Laurence Olivier

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<tr><td colspan="2" align="center"> <tr valign="top"><th style="text-align:right;">Died</th> <td>11 July, 1989
Steyning, West Sussex, England</td></tr>
Laurence Olivier
Born 22 May, 1907
Dorking, Surrey, England

Laurence Kerr Olivier, Baron Olivier of Brighton, OM (22 May 190711 July 1989) was an Academy Award, Golden Globe, BAFTA and four-time Emmy winning English actor, director, and producer. He is regarded by many as the greatest English speaking actor of the 20th century.<ref name="leescommentary">Russell Lees commentary for Richard III (1955) Criterion DVD, 2004.</ref>

Olivier's career stretched over several decades, prolific both on stage and in film. In both mediums, he played a wide variety of roles, from Shakespeare's Othello to a Nazi dentist in Marathon Man and Sir Toby Belch. A High Church clergyman's son who found fame on the West End stage, Olivier became determined to master Shakespeare, and in turn he became one of the foremost interpreters of the bard in the 20th century. In later years, Olivier became torn by guilt over having left his second wife Vivien Leigh, and so he immersed himself in his work.<ref name="olivierbook">Terry Coleman, Olivier (Henry Holt and Co., 2005; ISBN 0-8050-7536-4)</ref> Olivier played more than 120 stage roles, including: Macbeth, Romeo, Hamlet, Othello, Uncle Vanya, and Archie Rice. He appeared in nearly sixty films, including William Wyler's Wuthering Heights, Alfred Hitchcock's Rebecca, Stanley Kubrick's Spartacus, Otto Preminger's Bunny Lake is Missing, Richard Attenborough's Oh! What a Lovely War, Joseph L. Mankiewicz's Sleuth, John Schlesinger's Marathon Man and his own Hamlet.

Contents

[edit] Early life

Olivier was born in 1907 in Dorking, Surrey. He was raised in a severe, strict, and religious household, ruled over by his father, Gerard Kerr Olivier, an Anglican priest.<ref name="olivierauto">Laurence Olivier, Confessions of an Actor: An Autobiography, (Simon and Schuster, 1985; ISBN 0-671-41701-0)</ref>Young Laurence took solace in the care of his mother, Agnes, and was grief-stricken when she died (at 48) when he was only 12.<ref name="olivierbook13">Coleman, Olivier, 13</ref> He was educated at St Edward's School, Oxford, and, at 15, played Katherine in his school's production of The Taming of the Shrew, to rave reviews. After his brother, Richard, left for India, it was his father who decided that Laurence — or "Kim", as the family called him — would become an actor.<ref name="olivierbook21">Coleman, Olivier, 21.</ref>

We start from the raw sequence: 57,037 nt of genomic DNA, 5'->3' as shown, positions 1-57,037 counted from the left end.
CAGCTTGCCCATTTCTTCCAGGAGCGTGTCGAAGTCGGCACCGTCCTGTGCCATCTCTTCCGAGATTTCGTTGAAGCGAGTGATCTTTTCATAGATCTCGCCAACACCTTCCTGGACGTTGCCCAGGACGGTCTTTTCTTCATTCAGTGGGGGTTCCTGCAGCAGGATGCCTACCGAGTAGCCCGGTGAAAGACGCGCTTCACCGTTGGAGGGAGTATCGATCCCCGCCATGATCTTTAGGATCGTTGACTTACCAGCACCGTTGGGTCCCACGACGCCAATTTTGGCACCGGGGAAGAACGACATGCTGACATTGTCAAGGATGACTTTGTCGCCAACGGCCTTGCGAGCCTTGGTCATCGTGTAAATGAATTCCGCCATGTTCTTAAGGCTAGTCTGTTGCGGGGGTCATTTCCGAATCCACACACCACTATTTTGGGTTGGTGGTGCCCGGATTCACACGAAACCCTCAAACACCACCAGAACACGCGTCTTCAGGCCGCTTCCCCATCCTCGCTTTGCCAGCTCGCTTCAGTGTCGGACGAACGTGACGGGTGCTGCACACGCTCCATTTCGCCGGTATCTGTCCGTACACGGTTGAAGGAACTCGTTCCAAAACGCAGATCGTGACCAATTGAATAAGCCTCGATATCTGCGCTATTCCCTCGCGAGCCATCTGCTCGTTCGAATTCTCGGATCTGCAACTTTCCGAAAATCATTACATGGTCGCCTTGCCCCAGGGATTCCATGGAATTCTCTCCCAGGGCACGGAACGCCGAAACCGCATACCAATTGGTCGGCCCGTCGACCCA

[edit] Early career

Olivier then attended the Central School of Dramatic Art at the age of 17.<ref name="onlinebio">James Agee, "Masterpiece"; James Agee: Film Writing and Selected Journalism (New York: Library of America, 2005; ISBN 1-931082-82-0), pp. 412–20. A review of Henry V, first published in Time (8 April 1946) and from there reprinted within Agee on Film, which is reprinted in toto within the newer book. The second part of this article is reproduced as Laurence Olivier Biography.</ref> In 1926, he joined The Birmingham Repertory Company.<ref name="olivier.com bio">A short summary of Olivier's life, found on his official site, laurenceolivier.com</ref> At first he was given only paltry tasks at the theatre, such as being the bell-ringer; however, his roles eventually became more significant, and in 1937 he was playing roles such as Hamlet and Macbeth.<ref name="olivierbook" /> Throughout his career he insisted that his acting was pure technique, and he was contemptuous of contemporaries who adopted the 'Method' popularized by Lee Strasberg. Olivier met and married Jill Esmond, an actress in 1930 and had one son, Tarquin, born in 1936.

Olivier was not happy in his first marriage from the beginning, however. Repressed, as he came to see it, by his religious upbringing, Olivier recounted in his autobiography the disappointments of his wedding night, culminating in his failure to perform sexually. He renounced religion forever and soon came to resent his wife, though the marriage would last for ten years.

He made his film debut in The Temporary Widow, and played his first leading role on film in The Yellow Ticket; however, he held film in little regard.<ref name="onlinebio" /> His stage breakthroughs were in Noel Coward's Private Lives in 1930, and in Romeo and Juliet in 1935, alternating the roles of Romeo and Mercutio with John Gielgud. Olivier did not agree with Gielgud's style of acting Shakespeare, [1] and was irritated by the fact that Gielgud was getting better reviews than he was.<ref name="olivierbook6465">Coleman, Olivier, 64, 65</ref> He continued to hold his scorn for film, and though he constantly worked for Alexander Korda, he still felt most at home on the stage. He made his first Shakespeare film, As You Like It, with Paul Czinner, however, Olivier disliked it, thinking that Shakespeare did not work well on film. Olivier then saw a production of The Mask of Virtue, and one thing in particular interested him about it: Vivien Leigh.

[edit] Vivien Leigh